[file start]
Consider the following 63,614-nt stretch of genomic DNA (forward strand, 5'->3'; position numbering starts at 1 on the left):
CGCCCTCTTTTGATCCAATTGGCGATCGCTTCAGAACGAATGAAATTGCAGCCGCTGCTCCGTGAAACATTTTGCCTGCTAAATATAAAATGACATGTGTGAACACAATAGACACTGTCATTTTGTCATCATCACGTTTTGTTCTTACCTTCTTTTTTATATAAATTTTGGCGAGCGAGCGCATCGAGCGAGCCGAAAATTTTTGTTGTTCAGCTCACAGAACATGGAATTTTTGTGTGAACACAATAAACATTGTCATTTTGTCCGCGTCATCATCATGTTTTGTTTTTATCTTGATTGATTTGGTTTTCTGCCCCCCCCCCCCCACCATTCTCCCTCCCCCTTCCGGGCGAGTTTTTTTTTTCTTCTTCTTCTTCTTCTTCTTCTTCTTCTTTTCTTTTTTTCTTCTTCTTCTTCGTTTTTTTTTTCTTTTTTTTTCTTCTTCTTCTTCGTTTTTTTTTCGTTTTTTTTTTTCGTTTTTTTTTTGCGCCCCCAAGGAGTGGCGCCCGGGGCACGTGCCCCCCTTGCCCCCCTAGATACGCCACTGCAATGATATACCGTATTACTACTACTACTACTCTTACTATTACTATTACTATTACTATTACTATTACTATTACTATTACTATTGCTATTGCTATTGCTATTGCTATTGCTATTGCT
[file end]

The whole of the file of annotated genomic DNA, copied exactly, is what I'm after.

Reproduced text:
Consider the following 63,614-nt stretch of genomic DNA (forward strand, 5'->3'; position numbering starts at 1 on the left):
CGCCCTCTTTTGATCCAATTGGCGATCGCTTCAGAACGAATGAAATTGCAGCCGCTGCTCCGTGAAACATTTTGCCTGCTAAATATAAAATGACATGTGTGAACACAATAGACACTGTCATTTTGTCATCATCACGTTTTGTTCTTACCTTCTTTTTTATATAAATTTTGGCGAGCGAGCGCATCGAGCGAGCCGAAAATTTTTGTTGTTCAGCTCACAGAACATGGAATTTTTGTGTGAACACAATAAACATTGTCATTTTGTCCGCGTCATCATCATGTTTTGTTTTTATCTTGATTGATTTGGTTTTCTGCCCCCCCCCCCCCACCATTCTCCCTCCCCCTTCCGGGCGAGTTTTTTTTTTCTTCTTCTTCTTCTTCTTCTTCTTCTTCTTTTCTTTTTTTCTTCTTCTTCTTCGTTTTTTTTTTCTTTTTTTTTCTTCTTCTTCTTCGTTTTTTTTTCGTTTTTTTTTTTCGTTTTTTTTTTGCGCCCCCAAGGAGTGGCGCCCGGGGCACGTGCCCCCCTTGCCCCCCTAGATACGCCACTGCAATGATATACCGTATTACTACTACTACTACTCTTACTATTACTATTACTATTACTATTACTATTACTATTACTATTACTATTGCTATTGCTATTGCTATTGCTATTGCTATTGCT